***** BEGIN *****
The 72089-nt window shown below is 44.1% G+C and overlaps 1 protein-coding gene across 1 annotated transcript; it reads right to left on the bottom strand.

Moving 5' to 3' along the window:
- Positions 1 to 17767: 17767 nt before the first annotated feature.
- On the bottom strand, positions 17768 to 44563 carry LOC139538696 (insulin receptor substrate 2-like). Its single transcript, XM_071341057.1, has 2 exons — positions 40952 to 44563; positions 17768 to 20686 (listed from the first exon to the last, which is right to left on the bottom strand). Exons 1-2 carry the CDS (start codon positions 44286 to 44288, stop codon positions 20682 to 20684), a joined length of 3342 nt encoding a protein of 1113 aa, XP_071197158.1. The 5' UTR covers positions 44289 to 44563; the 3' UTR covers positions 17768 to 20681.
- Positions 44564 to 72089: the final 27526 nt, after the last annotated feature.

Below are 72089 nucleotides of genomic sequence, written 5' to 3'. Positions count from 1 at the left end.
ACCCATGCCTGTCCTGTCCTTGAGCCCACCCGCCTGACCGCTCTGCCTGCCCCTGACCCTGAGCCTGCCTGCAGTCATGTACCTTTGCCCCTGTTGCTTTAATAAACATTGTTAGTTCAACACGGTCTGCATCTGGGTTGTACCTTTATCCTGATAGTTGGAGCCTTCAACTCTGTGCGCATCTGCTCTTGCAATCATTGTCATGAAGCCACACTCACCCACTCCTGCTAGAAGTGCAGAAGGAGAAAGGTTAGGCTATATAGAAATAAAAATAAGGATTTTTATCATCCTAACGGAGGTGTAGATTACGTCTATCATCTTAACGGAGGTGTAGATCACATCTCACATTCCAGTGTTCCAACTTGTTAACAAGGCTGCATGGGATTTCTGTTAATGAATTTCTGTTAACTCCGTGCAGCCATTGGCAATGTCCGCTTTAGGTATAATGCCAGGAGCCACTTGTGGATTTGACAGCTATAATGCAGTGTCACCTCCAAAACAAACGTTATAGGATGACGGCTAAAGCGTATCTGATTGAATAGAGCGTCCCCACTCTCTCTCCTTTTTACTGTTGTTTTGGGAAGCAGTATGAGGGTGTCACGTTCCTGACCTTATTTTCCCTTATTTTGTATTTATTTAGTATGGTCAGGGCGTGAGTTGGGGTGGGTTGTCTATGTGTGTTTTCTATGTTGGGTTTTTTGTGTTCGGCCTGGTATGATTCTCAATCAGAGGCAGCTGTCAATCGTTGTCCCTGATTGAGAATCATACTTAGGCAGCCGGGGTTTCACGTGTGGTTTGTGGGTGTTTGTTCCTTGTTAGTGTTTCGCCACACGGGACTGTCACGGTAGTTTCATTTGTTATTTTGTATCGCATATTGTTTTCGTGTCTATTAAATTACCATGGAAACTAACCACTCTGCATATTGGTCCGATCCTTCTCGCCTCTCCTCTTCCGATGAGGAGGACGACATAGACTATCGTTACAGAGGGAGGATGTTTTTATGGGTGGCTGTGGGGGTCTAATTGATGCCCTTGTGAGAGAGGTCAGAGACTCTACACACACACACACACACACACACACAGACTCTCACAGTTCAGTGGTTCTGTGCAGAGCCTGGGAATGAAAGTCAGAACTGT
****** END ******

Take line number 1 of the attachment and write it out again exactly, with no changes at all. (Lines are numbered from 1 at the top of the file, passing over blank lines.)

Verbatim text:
The 72089-nt window shown below is 44.1% G+C and overlaps 1 protein-coding gene across 1 annotated transcript; it reads right to left on the bottom strand.